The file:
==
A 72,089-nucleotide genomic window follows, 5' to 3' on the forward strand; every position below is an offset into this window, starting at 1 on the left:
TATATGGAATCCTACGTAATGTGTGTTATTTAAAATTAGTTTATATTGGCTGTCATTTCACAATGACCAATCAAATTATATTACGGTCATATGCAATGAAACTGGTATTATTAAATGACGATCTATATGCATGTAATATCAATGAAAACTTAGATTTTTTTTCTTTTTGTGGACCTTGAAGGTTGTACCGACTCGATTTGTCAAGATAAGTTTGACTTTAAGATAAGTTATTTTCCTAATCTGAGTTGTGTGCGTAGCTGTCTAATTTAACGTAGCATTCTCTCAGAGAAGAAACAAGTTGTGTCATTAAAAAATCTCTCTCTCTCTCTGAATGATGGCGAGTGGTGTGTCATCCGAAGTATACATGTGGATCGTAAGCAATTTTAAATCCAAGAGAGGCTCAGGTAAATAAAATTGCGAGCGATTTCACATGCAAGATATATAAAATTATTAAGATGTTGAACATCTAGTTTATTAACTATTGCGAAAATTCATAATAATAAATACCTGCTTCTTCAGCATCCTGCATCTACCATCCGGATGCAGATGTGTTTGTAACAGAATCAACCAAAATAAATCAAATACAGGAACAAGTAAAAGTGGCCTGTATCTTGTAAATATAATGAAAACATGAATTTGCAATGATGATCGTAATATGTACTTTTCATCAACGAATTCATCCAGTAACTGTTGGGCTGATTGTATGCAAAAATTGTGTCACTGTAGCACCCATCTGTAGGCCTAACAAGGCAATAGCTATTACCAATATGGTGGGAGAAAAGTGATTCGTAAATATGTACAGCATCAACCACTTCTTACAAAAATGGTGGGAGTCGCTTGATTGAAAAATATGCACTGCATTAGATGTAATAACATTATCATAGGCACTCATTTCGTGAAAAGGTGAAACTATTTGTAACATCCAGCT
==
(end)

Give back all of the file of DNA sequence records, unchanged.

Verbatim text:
A 72,089-nucleotide genomic window follows, 5' to 3' on the forward strand; every position below is an offset into this window, starting at 1 on the left:
TATATGGAATCCTACGTAATGTGTGTTATTTAAAATTAGTTTATATTGGCTGTCATTTCACAATGACCAATCAAATTATATTACGGTCATATGCAATGAAACTGGTATTATTAAATGACGATCTATATGCATGTAATATCAATGAAAACTTAGATTTTTTTTCTTTTTGTGGACCTTGAAGGTTGTACCGACTCGATTTGTCAAGATAAGTTTGACTTTAAGATAAGTTATTTTCCTAATCTGAGTTGTGTGCGTAGCTGTCTAATTTAACGTAGCATTCTCTCAGAGAAGAAACAAGTTGTGTCATTAAAAAATCTCTCTCTCTCTCTGAATGATGGCGAGTGGTGTGTCATCCGAAGTATACATGTGGATCGTAAGCAATTTTAAATCCAAGAGAGGCTCAGGTAAATAAAATTGCGAGCGATTTCACATGCAAGATATATAAAATTATTAAGATGTTGAACATCTAGTTTATTAACTATTGCGAAAATTCATAATAATAAATACCTGCTTCTTCAGCATCCTGCATCTACCATCCGGATGCAGATGTGTTTGTAACAGAATCAACCAAAATAAATCAAATACAGGAACAAGTAAAAGTGGCCTGTATCTTGTAAATATAATGAAAACATGAATTTGCAATGATGATCGTAATATGTACTTTTCATCAACGAATTCATCCAGTAACTGTTGGGCTGATTGTATGCAAAAATTGTGTCACTGTAGCACCCATCTGTAGGCCTAACAAGGCAATAGCTATTACCAATATGGTGGGAGAAAAGTGATTCGTAAATATGTACAGCATCAACCACTTCTTACAAAAATGGTGGGAGTCGCTTGATTGAAAAATATGCACTGCATTAGATGTAATAACATTATCATAGGCACTCATTTCGTGAAAAGGTGAAACTATTTGTAACATCCAGCT